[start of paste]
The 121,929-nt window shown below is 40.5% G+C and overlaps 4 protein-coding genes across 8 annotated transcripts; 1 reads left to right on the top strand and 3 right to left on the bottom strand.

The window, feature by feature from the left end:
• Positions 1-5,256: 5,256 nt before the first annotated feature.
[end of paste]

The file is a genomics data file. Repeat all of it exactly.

The 121,929-nt window shown below is 40.5% G+C and overlaps 4 protein-coding genes across 8 annotated transcripts; 1 reads left to right on the top strand and 3 right to left on the bottom strand.

The window, feature by feature from the left end:
• Positions 1-5,256: 5,256 nt before the first annotated feature.